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 Decade: 2000-2009
 Year: 2008
 Collection: Congressional Research Service Reports
The Overseas Private Investment Corporation: Background and Legislative Issues

The Overseas Private Investment Corporation: Background and Legislative Issues

Date: May 22, 2008
Creator: Langton, Danielle
Description: This report outlines challenges faced by Tajikistan since its five-year civil war ended in 1997. It discusses U.S. policy and assistance. Basic facts and biographical information are provided. This report may be updated. Related products include CRS Report RL33458, Central Asia: Regional Developments and Implications for U.S. Interests, updated regularly.
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The Overseas Private Investment Corporation: Background and Legislative Issues

The Overseas Private Investment Corporation: Background and Legislative Issues

Date: October 20, 2008
Creator: Langton, Danielle
Description: The Overseas Private Investment Corporation (OPIC)1 was established in 1969 and began operations in 1971 to promote and assist U.S. business investment in developing nations. OPIC is a U.S. government agency that provides project financing, investment insurance, and other services for U.S. businesses in 154 developing nations and emerging economies. OPIC is currently authorized through March 9, 2009 under the Consolidated Security, Disaster Assistance, and Continuing Appropriations Act, 2009 (P.L. 110-329).
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China's "Hot Money" Problems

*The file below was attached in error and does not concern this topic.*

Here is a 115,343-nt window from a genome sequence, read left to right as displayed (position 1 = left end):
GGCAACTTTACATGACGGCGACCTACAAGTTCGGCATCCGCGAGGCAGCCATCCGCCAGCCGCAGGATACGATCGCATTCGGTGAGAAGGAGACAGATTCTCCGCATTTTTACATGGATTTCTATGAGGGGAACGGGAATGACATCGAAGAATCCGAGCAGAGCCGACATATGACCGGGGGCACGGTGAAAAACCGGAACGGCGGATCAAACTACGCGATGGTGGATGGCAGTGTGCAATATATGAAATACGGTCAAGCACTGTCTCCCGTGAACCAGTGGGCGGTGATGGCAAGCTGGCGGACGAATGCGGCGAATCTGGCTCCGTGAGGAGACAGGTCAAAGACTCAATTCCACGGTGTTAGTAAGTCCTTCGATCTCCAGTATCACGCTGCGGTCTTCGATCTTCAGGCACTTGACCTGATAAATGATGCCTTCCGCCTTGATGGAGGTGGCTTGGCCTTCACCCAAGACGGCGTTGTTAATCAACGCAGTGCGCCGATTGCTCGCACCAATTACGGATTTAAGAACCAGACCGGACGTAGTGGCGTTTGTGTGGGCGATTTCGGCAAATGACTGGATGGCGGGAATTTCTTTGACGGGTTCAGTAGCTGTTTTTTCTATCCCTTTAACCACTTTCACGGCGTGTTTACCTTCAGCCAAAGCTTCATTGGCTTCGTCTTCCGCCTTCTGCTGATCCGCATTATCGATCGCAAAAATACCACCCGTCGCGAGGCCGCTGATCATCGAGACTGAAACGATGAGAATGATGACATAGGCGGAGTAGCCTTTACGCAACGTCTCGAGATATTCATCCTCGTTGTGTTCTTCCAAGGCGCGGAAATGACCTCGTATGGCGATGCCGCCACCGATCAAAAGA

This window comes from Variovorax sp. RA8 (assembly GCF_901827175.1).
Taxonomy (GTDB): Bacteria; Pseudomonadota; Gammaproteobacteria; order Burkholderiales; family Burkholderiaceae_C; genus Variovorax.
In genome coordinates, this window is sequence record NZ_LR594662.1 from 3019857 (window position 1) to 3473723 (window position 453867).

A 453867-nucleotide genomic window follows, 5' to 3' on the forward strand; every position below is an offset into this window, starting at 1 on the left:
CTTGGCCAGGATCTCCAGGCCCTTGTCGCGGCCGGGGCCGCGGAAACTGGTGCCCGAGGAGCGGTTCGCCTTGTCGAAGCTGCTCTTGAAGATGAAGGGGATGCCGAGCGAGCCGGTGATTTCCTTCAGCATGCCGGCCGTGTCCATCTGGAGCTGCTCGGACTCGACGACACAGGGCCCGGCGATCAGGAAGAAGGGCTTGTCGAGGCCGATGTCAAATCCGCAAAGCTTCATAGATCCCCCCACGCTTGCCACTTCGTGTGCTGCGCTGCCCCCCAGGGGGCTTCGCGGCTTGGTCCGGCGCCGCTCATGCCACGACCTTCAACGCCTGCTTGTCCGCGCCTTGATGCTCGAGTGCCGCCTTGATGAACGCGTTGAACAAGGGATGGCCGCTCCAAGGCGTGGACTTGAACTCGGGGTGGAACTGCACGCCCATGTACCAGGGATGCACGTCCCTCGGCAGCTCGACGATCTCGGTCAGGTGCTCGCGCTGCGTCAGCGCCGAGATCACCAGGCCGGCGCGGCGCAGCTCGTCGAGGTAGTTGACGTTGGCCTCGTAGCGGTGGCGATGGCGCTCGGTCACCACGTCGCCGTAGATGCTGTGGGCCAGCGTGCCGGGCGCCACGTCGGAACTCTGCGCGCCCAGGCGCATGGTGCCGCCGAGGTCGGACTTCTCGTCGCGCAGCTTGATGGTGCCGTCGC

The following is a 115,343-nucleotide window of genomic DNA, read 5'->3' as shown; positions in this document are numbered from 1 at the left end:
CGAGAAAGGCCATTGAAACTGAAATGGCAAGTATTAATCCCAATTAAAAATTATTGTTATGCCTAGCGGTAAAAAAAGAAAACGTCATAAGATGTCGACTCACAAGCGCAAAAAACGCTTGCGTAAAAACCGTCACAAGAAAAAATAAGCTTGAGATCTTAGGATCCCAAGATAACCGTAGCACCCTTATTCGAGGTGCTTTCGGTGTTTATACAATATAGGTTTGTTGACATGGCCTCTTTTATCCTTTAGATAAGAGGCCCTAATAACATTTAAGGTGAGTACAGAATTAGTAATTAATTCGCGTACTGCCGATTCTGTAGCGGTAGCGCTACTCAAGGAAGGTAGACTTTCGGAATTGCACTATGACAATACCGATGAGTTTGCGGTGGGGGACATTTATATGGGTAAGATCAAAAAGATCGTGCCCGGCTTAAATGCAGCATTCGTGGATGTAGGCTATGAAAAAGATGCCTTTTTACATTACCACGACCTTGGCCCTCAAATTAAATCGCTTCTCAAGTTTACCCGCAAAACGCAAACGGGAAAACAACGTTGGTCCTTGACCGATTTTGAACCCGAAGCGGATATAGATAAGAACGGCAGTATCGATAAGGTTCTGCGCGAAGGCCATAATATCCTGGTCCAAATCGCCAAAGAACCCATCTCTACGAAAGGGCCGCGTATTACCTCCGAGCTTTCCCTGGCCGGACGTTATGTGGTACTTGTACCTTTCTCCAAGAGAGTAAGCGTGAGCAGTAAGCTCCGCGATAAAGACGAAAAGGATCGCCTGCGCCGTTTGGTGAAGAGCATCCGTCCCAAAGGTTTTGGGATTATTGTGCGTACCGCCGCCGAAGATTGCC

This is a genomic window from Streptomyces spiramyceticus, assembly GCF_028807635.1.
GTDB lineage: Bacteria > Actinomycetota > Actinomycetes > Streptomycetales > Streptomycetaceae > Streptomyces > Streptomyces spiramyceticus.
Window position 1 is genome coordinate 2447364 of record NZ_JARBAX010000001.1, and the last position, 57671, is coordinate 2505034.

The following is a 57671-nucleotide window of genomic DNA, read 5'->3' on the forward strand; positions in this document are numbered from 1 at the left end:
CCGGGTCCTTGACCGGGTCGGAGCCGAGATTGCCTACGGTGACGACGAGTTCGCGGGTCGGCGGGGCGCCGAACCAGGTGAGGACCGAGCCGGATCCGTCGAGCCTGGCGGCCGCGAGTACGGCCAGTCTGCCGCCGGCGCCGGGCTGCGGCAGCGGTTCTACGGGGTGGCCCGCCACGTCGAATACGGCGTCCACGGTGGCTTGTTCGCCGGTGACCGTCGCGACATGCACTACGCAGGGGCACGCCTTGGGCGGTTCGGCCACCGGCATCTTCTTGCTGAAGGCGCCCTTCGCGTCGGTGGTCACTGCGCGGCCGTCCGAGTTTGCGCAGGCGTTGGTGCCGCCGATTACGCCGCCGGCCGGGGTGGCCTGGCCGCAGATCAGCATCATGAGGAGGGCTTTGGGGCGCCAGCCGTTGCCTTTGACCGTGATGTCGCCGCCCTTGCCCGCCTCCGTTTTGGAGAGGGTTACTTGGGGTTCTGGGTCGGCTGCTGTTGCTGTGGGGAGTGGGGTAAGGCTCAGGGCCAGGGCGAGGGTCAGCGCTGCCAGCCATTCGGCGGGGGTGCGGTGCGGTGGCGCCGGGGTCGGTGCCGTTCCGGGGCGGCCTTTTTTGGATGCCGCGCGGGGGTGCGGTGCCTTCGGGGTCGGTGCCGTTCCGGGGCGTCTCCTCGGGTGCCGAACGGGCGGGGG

China's "Hot Money" Problems

Date: July 21, 2008
Creator: Martin, Michael F. & Morrison, Wayne M.
Description: China has experienced a sharp rise in the inflow of so-called "hot money," foreign capital entering the country supposedly seeking short-term profits, especially in 2008. Chinese estimates of the amount of "hot money" in China vary from $500 billion to $1.75 trillion. The influx of "hot money" is contributing to China's already existing problems with inflation. Efforts to reduce the inflationary effects of "hot money" may accelerate the inflow, while actions to reduce the inflow of "hot money" may threaten China's economic growth, as well as have negative consequences for the U.S. and global economy.
Contributing Partner: UNT Libraries Government Documents Department
Annuities and the Securities and Exchange Commission Proposed Rule 151A

Annuities and the Securities and Exchange Commission Proposed Rule 151A

Date: October 22, 2008
Creator: Webel, Baird
Description: The Securities and Exchange Commission (SEC) recently released a proposed rule that would effectively reclassify equity indexed annuities as a security product in addition to being an insurance product. This report presents the different types of annuities, explains the taxation of annuities, and disentangles the federal and state roles in the regulation of annuities. It outlines the proposed SEC rule and its current status.
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Islamic Finance: Overview and Policy Concerns

Islamic Finance: Overview and Policy Concerns

Date: July 29, 2008
Creator: Ilias, Shayerah
Description: The international market for Islamic finance has grown between 10% to 15% annually in recent years. Islamic finance historically has been concentrated in the Persian Gulf countries, but has expanded globally to both Muslim and non-Muslim countries. There is a small but growing market for Islamic finance in the United States. Through international and domestic regulatory bodies, there has been effort to standardize regulations in Islamic finance across different countries and financial institutions, although challenges remain. Critics of Islamic finance express concerns about possible ties between Islamic finance and political agendas or terrorist financing and the use of Islamic finance to circumvent U.S. economic sanctions. Proponents argue that Islamic finance presents significant new business opportunities and provides alternate methods for capital formation and economic development.
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Currency Manipulation: The IMF and WTO